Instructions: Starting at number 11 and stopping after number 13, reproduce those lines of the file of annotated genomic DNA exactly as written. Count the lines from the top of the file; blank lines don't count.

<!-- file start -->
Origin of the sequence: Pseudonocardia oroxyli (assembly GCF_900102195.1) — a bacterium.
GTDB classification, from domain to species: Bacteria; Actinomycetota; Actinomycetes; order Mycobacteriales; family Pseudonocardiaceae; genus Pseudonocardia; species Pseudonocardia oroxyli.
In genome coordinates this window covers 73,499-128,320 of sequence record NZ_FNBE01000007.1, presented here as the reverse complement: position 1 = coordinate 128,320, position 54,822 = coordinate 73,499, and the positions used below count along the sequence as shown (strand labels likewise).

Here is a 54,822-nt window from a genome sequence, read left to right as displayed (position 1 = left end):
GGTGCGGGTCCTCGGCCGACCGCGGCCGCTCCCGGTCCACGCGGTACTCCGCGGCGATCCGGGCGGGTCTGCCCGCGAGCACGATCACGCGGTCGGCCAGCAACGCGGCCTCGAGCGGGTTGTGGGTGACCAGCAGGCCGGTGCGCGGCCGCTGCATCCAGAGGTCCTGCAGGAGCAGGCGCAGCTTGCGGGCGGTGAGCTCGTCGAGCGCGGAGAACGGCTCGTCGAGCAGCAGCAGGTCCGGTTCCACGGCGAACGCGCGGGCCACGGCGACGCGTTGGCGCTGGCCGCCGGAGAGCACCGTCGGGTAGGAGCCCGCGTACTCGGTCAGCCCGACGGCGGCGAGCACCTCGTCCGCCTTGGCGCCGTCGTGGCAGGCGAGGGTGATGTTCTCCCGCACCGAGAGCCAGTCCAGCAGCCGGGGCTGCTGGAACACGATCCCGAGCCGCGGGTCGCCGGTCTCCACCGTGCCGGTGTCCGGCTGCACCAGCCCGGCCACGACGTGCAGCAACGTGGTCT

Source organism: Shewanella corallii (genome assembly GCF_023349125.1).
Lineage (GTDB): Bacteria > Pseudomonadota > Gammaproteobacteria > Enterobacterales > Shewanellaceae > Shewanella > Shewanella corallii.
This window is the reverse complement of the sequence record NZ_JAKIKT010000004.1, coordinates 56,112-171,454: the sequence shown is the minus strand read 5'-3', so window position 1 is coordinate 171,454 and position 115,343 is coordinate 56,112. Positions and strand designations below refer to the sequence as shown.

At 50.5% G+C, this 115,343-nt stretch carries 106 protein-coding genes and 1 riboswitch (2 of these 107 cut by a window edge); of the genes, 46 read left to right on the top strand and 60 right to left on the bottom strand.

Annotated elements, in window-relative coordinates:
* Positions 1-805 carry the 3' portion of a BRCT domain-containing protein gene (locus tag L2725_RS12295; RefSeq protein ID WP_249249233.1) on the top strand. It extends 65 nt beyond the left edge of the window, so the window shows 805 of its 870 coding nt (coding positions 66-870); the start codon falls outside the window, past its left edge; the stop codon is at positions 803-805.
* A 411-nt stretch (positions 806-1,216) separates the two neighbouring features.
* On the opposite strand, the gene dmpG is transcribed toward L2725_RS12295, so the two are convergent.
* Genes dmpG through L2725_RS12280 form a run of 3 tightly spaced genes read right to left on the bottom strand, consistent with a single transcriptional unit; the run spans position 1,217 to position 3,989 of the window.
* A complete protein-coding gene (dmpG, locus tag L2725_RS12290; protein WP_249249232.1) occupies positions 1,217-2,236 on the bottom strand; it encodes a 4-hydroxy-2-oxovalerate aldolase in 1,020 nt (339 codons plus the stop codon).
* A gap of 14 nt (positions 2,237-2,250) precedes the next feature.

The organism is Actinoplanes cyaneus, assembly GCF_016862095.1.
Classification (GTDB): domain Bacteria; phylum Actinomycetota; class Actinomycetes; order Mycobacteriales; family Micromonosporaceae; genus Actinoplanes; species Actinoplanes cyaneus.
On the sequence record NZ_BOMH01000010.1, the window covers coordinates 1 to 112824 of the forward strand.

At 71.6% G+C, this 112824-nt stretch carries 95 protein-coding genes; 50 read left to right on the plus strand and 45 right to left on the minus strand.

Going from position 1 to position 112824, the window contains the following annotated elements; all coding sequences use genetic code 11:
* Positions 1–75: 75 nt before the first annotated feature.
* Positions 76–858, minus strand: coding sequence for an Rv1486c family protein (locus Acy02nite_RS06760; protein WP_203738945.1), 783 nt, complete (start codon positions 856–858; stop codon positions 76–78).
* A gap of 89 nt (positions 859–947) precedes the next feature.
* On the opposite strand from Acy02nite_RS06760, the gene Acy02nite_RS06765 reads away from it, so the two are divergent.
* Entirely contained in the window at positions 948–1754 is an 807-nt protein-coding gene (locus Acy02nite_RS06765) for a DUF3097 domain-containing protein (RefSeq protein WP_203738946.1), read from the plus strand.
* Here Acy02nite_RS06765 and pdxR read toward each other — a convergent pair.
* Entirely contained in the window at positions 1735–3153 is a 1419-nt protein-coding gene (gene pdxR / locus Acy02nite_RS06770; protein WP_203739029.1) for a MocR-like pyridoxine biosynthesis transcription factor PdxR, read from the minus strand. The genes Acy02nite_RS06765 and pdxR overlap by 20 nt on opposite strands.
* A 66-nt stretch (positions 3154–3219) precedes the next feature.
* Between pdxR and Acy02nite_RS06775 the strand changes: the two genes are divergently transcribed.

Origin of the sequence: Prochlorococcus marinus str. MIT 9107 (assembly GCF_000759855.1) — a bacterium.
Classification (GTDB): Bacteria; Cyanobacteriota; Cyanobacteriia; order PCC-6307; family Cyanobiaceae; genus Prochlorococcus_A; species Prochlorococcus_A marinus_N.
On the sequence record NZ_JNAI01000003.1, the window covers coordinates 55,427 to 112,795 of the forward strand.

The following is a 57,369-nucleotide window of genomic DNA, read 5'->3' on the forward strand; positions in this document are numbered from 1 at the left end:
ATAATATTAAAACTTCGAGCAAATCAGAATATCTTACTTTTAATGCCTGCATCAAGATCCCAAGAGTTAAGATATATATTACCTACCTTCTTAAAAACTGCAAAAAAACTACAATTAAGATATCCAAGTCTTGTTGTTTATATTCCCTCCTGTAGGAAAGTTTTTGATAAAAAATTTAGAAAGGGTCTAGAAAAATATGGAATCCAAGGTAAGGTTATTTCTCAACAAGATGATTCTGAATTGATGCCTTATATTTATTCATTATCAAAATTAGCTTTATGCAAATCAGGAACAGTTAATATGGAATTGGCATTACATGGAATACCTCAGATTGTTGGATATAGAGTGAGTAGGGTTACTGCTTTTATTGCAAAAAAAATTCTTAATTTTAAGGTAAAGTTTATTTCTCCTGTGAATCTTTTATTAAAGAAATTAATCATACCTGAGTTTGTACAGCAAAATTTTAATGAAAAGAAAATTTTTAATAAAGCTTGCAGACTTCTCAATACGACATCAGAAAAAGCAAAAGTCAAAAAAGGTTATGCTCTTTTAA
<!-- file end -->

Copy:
* Positions 1-805 carry the 3' portion of a BRCT domain-containing protein gene (locus tag L2725_RS12295; RefSeq protein ID WP_249249233.1) on the top strand. It extends 65 nt beyond the left edge of the window, so the window shows 805 of its 870 coding nt (coding positions 66-870); the start codon falls outside the window, past its left edge; the stop codon is at positions 803-805.
* A 411-nt stretch (positions 806-1,216) separates the two neighbouring features.
* On the opposite strand, the gene dmpG is transcribed toward L2725_RS12295, so the two are convergent.